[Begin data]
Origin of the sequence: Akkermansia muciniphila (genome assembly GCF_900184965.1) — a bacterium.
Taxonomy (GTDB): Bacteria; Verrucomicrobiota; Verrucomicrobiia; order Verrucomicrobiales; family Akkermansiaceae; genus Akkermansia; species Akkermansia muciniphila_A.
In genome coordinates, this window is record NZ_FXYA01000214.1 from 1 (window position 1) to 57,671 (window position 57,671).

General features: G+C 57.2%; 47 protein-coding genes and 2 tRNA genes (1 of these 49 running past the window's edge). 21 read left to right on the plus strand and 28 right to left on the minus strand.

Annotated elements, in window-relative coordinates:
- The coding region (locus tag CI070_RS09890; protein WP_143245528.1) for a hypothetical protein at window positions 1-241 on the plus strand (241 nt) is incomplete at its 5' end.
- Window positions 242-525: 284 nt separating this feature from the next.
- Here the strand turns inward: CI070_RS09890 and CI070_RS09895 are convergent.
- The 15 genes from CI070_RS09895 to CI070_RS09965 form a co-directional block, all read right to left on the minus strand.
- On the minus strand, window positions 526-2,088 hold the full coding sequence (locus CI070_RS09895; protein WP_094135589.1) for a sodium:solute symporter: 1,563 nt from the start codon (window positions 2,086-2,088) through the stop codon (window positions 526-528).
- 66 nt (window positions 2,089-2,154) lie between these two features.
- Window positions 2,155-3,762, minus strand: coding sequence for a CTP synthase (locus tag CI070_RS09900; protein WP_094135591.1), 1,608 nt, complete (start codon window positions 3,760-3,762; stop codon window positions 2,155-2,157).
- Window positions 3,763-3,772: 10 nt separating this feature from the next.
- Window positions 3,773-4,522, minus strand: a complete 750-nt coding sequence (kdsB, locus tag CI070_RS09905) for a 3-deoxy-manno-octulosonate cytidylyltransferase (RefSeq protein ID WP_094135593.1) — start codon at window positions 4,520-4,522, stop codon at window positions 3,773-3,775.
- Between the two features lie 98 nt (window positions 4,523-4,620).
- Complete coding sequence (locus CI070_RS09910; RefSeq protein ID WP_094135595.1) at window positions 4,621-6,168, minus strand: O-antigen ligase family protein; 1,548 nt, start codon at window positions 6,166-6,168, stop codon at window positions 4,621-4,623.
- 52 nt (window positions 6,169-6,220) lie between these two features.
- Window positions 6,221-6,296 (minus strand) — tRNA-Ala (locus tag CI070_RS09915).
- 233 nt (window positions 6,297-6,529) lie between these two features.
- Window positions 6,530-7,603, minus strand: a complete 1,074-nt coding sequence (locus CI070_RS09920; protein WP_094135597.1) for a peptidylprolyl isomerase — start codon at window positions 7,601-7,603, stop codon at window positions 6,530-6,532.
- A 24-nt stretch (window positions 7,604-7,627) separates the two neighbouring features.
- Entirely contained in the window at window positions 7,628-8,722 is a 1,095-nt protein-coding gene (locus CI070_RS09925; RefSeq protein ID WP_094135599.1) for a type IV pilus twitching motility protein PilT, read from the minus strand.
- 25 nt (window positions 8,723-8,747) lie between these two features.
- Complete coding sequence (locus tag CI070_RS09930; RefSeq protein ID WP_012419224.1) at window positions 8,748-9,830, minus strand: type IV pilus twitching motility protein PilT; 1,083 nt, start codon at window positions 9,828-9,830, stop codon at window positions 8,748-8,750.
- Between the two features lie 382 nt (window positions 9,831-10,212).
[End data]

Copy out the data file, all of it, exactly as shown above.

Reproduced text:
Origin of the sequence: Akkermansia muciniphila (genome assembly GCF_900184965.1) — a bacterium.
Taxonomy (GTDB): Bacteria; Verrucomicrobiota; Verrucomicrobiia; order Verrucomicrobiales; family Akkermansiaceae; genus Akkermansia; species Akkermansia muciniphila_A.
In genome coordinates, this window is record NZ_FXYA01000214.1 from 1 (window position 1) to 57,671 (window position 57,671).

General features: G+C 57.2%; 47 protein-coding genes and 2 tRNA genes (1 of these 49 running past the window's edge). 21 read left to right on the plus strand and 28 right to left on the minus strand.

Annotated elements, in window-relative coordinates:
- The coding region (locus tag CI070_RS09890; protein WP_143245528.1) for a hypothetical protein at window positions 1-241 on the plus strand (241 nt) is incomplete at its 5' end.
- Window positions 242-525: 284 nt separating this feature from the next.
- Here the strand turns inward: CI070_RS09890 and CI070_RS09895 are convergent.
- The 15 genes from CI070_RS09895 to CI070_RS09965 form a co-directional block, all read right to left on the minus strand.
- On the minus strand, window positions 526-2,088 hold the full coding sequence (locus CI070_RS09895; protein WP_094135589.1) for a sodium:solute symporter: 1,563 nt from the start codon (window positions 2,086-2,088) through the stop codon (window positions 526-528).
- 66 nt (window positions 2,089-2,154) lie between these two features.
- Window positions 2,155-3,762, minus strand: coding sequence for a CTP synthase (locus tag CI070_RS09900; protein WP_094135591.1), 1,608 nt, complete (start codon window positions 3,760-3,762; stop codon window positions 2,155-2,157).
- Window positions 3,763-3,772: 10 nt separating this feature from the next.
- Window positions 3,773-4,522, minus strand: a complete 750-nt coding sequence (kdsB, locus tag CI070_RS09905) for a 3-deoxy-manno-octulosonate cytidylyltransferase (RefSeq protein ID WP_094135593.1) — start codon at window positions 4,520-4,522, stop codon at window positions 3,773-3,775.
- Between the two features lie 98 nt (window positions 4,523-4,620).
- Complete coding sequence (locus CI070_RS09910; RefSeq protein ID WP_094135595.1) at window positions 4,621-6,168, minus strand: O-antigen ligase family protein; 1,548 nt, start codon at window positions 6,166-6,168, stop codon at window positions 4,621-4,623.
- 52 nt (window positions 6,169-6,220) lie between these two features.
- Window positions 6,221-6,296 (minus strand) — tRNA-Ala (locus tag CI070_RS09915).
- 233 nt (window positions 6,297-6,529) lie between these two features.
- Window positions 6,530-7,603, minus strand: a complete 1,074-nt coding sequence (locus CI070_RS09920; protein WP_094135597.1) for a peptidylprolyl isomerase — start codon at window positions 7,601-7,603, stop codon at window positions 6,530-6,532.
- A 24-nt stretch (window positions 7,604-7,627) separates the two neighbouring features.
- Entirely contained in the window at window positions 7,628-8,722 is a 1,095-nt protein-coding gene (locus CI070_RS09925; RefSeq protein ID WP_094135599.1) for a type IV pilus twitching motility protein PilT, read from the minus strand.
- 25 nt (window positions 8,723-8,747) lie between these two features.
- Complete coding sequence (locus tag CI070_RS09930; RefSeq protein ID WP_012419224.1) at window positions 8,748-9,830, minus strand: type IV pilus twitching motility protein PilT; 1,083 nt, start codon at window positions 9,828-9,830, stop codon at window positions 8,748-8,750.
- Between the two features lie 382 nt (window positions 9,831-10,212).